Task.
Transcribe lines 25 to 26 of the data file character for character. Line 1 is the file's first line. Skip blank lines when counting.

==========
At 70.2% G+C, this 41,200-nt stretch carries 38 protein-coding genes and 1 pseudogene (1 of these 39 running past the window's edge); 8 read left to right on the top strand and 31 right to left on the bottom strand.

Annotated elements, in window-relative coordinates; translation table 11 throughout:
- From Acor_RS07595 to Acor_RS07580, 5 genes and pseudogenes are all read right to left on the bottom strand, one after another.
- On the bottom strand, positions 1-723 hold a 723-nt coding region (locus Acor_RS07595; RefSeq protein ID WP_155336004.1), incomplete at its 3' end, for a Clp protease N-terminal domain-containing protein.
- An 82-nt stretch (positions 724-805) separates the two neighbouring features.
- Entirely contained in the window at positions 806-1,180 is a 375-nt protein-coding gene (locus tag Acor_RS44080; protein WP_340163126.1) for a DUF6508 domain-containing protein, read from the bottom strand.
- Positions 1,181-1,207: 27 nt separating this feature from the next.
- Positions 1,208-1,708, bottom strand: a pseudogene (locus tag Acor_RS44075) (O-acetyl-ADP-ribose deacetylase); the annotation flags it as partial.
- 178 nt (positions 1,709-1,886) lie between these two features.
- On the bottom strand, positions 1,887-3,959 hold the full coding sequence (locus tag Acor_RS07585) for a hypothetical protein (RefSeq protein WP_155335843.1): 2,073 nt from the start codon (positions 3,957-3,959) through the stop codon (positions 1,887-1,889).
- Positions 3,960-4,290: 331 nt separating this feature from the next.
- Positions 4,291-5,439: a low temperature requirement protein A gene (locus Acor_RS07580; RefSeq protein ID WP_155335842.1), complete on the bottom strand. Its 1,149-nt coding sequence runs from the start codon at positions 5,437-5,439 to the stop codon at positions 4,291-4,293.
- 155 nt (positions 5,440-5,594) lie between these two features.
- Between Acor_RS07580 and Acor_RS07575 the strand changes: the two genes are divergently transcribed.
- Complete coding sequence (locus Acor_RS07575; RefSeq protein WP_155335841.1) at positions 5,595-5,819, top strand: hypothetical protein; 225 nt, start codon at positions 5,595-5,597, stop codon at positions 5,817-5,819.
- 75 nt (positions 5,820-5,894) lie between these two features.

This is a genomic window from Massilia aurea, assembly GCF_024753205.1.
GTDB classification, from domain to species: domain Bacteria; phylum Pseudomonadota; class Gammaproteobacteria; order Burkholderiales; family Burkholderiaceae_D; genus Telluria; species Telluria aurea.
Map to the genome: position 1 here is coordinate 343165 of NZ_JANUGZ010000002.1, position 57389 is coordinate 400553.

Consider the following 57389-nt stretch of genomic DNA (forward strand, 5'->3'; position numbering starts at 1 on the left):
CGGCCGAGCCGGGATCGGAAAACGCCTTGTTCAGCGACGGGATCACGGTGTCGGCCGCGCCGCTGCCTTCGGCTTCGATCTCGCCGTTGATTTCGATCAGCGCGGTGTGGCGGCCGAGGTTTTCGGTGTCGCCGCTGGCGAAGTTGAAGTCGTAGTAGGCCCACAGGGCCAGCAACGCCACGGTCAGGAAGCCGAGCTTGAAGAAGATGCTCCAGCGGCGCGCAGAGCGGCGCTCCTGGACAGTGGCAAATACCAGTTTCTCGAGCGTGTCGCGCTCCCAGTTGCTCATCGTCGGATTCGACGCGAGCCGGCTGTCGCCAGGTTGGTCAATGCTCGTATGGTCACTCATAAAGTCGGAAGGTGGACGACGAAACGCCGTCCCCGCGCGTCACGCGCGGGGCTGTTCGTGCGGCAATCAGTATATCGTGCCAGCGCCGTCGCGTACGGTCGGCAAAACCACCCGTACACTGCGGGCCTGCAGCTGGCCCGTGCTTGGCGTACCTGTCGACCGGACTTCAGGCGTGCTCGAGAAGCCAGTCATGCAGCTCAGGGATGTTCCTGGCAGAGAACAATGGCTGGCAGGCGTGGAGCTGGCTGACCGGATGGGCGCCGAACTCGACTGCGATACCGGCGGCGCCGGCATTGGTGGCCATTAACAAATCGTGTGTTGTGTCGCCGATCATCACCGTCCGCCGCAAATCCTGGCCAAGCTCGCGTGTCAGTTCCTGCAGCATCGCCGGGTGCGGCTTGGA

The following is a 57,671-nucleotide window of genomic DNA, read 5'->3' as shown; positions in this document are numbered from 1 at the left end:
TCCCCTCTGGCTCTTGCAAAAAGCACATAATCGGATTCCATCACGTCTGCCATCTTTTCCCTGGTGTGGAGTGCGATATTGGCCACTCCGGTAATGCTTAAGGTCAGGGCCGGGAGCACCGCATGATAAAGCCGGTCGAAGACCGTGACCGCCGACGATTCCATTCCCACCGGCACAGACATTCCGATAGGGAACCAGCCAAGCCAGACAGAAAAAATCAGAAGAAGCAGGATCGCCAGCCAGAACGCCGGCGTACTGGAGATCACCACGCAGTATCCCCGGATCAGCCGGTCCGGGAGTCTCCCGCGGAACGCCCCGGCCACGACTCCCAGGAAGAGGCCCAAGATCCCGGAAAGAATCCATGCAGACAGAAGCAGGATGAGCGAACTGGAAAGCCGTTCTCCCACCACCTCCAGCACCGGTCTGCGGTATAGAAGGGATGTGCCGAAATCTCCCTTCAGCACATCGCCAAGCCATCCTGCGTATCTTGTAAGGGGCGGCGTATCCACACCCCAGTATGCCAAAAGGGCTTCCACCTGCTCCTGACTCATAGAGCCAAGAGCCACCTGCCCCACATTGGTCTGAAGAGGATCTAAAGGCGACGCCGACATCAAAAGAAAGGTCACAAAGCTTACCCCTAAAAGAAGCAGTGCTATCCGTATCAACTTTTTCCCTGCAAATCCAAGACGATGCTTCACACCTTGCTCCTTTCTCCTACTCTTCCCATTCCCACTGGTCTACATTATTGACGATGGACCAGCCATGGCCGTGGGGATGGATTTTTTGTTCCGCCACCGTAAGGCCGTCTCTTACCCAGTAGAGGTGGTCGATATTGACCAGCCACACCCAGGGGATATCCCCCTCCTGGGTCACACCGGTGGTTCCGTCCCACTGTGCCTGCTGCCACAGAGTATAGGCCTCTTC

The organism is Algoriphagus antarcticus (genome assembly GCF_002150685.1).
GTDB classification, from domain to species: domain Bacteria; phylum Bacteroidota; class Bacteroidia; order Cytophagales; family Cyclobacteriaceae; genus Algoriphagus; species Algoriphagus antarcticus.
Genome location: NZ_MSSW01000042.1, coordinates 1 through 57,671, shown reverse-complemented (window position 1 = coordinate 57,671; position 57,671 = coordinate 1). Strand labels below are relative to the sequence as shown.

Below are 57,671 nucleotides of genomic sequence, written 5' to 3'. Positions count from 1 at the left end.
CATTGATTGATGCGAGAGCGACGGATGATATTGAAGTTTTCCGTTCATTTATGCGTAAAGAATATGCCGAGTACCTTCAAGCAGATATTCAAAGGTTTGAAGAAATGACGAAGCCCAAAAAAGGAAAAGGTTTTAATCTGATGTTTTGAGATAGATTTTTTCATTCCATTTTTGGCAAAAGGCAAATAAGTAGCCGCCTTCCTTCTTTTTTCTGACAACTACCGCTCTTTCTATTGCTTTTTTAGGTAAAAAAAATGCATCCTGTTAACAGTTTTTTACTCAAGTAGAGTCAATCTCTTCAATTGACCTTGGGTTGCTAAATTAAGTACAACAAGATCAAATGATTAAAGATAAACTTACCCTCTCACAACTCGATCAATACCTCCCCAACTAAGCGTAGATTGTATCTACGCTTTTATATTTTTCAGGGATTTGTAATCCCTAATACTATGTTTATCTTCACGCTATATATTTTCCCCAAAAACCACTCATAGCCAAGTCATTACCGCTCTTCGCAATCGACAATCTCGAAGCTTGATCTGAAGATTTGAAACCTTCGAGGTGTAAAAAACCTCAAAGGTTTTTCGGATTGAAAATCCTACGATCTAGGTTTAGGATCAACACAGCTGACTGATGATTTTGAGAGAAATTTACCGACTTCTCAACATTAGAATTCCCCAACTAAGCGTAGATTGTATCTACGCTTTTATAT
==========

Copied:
GTDB classification, from domain to species: domain Bacteria; phylum Bacteroidota; class Bacteroidia; order Cytophagales; family Cyclobacteriaceae; genus Algoriphagus; species Algoriphagus antarcticus.
Genome location: NZ_MSSW01000042.1, coordinates 1 through 57,671, shown reverse-complemented (window position 1 = coordinate 57,671; position 57,671 = coordinate 1). Strand labels below are relative to the sequence as shown.